What is one positive thing about working on the road as a female?

The challenge and opportunity to support yourself financially and mentally, independent from any single location, is an incredible privilege. I’m still working toward a balance of freedom and stability, but working on the road has given me that chance to try.

Photo credit @garrickhoffmanphotography

What is one misconception about working on the road as a female?

I think there’s a common misconception that freelancers and remote business owners aren’t as productive as 9-5 staff in house. I couldn’t disagree more. Working remotely and working independently on the road is not for everyone but for those that thrive on autonomy and flexibility, it’s worth the leap and effort. You directly drive your own progress, YOU get to decide HOW you want to deliver your product/service. Some days I feel like I’m dragging but most days I get twice as much done in half the time as I did when I had to show up to an office every day.

When discussing our lifestyle, it is common to receive the same types of questions repeatedly. What is something you wish people would start asking when wanting to learn more about this unique form of employment?

Social media makes road work look so easy, instant, and glamorous. The WHAT of self-employment is the easy part. It’s the HOW that takes time. How do you stay sane, balanced, and fulfilled on the road while trying to support yourself financially?! Let’s get deeper and chat more about the systems, schedules, and habits that help us move forward with our goals.

What are your long-term goals with employment on the road? Where do you see yourself in 3-5 years work-wise?

I gravitated toward marketing and business because that was my field for 10 years before living nomadically. It just made sense to start there. Coaching and building more online resources are where I’m transitioning into this winter. It feeds my soul more. My passion behind the scenes is health and healing with diet and exercise. I have bronchiectasis, a lung disease, that I’ve worked tirelessly over the past 10 years to rise above naturally. I want to build a plant-based food truck and take it to events on the road within the next couple of years. We shall see!

Best pieces of advice for females looking to dive into remote work on the road.

There are so many possibilities to make work on the road; my story is just one of MANY. Your goals are possible! Be yourself, be patient. Don’t compare yourself to others. You are not others. You are YOU, and that is incredible.

Destiny Clayton – @becomingborderless / @claytonmade.destiny

What do you do for remote work/employment/making money on the road?

I am a business owner of a traveling photography and video company called Clayton Made Media. We dabble in a lot of work and creative outlets, but weddings are a large portion of what we do. We book weddings globally so get to travel all the time creating beautiful memories for couples and families.

What is one positive thing about working on the road as a female?

I am outdoors a lot. Being immersed in nature and through new experiences every day is very inspiring for my creative drive. I constantly feel empowered to do my job well and I even feel my capacity to do more increase.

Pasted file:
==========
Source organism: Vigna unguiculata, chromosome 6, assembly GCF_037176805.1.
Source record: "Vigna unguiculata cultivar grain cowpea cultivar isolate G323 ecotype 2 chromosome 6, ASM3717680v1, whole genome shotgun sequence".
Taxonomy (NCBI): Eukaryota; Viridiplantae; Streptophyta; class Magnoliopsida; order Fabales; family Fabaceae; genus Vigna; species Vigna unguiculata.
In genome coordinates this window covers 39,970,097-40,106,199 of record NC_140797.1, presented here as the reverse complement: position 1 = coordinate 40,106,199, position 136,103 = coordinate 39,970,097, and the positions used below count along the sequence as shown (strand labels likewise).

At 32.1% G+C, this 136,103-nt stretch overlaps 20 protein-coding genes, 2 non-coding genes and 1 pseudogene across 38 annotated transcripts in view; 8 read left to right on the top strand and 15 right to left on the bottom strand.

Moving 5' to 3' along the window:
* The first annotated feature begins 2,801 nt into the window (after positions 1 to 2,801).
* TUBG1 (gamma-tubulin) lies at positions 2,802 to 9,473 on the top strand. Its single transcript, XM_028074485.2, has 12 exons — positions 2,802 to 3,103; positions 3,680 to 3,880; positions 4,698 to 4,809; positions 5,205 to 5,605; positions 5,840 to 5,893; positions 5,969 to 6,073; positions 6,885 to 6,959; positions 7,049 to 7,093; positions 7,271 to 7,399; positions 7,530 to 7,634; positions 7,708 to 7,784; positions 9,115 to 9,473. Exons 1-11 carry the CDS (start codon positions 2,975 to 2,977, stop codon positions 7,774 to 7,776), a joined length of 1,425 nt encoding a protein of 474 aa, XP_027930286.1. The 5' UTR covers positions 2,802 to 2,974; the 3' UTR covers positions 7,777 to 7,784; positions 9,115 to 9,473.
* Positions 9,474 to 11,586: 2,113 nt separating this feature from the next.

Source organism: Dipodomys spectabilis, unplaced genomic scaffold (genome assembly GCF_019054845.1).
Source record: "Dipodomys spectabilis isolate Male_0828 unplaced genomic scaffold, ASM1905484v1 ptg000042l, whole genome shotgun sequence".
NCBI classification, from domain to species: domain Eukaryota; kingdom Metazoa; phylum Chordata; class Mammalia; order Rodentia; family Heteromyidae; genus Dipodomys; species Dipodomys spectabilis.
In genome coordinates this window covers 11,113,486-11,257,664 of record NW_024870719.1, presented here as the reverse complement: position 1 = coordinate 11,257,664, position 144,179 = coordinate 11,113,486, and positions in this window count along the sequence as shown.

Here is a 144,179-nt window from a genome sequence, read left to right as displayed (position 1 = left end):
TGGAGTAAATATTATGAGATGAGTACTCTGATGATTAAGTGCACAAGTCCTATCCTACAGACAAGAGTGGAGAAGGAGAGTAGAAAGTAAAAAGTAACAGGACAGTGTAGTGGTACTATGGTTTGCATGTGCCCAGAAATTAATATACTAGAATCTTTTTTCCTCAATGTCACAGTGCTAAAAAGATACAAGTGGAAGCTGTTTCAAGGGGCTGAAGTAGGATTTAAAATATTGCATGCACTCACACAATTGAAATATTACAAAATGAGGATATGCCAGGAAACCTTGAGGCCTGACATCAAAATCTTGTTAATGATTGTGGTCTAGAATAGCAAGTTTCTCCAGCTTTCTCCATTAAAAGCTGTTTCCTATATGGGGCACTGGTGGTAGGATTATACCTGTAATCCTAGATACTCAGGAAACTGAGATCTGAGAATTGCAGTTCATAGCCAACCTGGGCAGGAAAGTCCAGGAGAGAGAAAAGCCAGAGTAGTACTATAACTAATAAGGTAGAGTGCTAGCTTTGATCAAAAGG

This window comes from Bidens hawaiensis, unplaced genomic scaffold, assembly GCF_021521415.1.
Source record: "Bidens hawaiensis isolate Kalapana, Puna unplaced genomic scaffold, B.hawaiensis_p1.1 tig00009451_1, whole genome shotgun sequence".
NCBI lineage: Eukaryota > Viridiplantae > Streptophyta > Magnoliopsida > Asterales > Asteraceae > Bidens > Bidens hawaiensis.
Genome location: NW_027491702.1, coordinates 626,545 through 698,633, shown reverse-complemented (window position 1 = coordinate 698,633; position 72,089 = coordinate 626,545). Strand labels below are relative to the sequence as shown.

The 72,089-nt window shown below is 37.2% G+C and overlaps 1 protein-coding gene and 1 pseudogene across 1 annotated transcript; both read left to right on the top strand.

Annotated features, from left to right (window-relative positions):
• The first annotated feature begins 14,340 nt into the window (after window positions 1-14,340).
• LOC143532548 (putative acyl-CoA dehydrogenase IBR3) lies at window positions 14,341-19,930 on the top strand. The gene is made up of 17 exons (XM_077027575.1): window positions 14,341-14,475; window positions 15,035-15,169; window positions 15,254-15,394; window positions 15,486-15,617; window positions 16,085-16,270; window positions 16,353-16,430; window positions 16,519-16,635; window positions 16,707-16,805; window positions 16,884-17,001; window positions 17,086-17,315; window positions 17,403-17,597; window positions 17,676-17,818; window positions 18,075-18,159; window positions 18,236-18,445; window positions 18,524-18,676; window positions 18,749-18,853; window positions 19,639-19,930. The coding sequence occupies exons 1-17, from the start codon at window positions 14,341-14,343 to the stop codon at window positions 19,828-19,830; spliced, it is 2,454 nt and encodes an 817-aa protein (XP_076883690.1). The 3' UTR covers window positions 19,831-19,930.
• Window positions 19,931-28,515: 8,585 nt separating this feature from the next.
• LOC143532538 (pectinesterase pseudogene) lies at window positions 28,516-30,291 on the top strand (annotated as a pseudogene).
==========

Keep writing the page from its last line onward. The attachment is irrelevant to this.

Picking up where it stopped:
What is one misconception about working on the road as a female?

People tend to think we can go where we want, whenever. I have to be places all the time because only a portion of my work is done on my laptop. The other part involves showing my face and getting content. This involves a lot of traveling, but to destinations where I am booked by clients. It’s not always a free game decision of “where do I want to go explore today?”

When discussing our lifestyle, it is common to receive the same types of questions repeatedly. What is something you wish people would start asking when wanting to learn more about this unique form of employment?

I feel like a lot of people want to know the hard parts and what I would do differently if I could do it all over again. I was also asking these questions when I was trying to do it myself. It would be nice to chat more about what I am doing right though. These are the aspects of working on the road that I am fired up about; the things I am doing right and WOULD repeat even if I had to do it all over again.

What are your long-term goals with employment on the road? Where do you see yourself in 3-5 years work-wise?

I see myself as a multi-passionate entrepreneur. I am still in the foundation and idea making stages of other businesses I hope to launch. They will all permit me the freedom to travel and continue to explore. I just want to create beautiful things while having a positive impact on diverse areas of life.

Best pieces of advice for females looking to dive into remote work on the road.

Every day is not going to be a day of growth when you get started. That is totally normal and OKAY. There will be good days and bad days. The bad days are no reason to quit or even get super discouraged over. The struggles are normal and you are not alone with them even if you feel that you are. Curveballs happen way more often in this lifestyle so be patient and don’t be afraid to ask for help. 

As many of these working women on the road explained, there are various ways to make this a reality.

Whether your goal is to travel, have more flexibility, or to simply have control of your schedule, there are numerous benefits to working on the road, especially when it comes to a van-focused lifestyle. Ask questions, do your research, and get creative!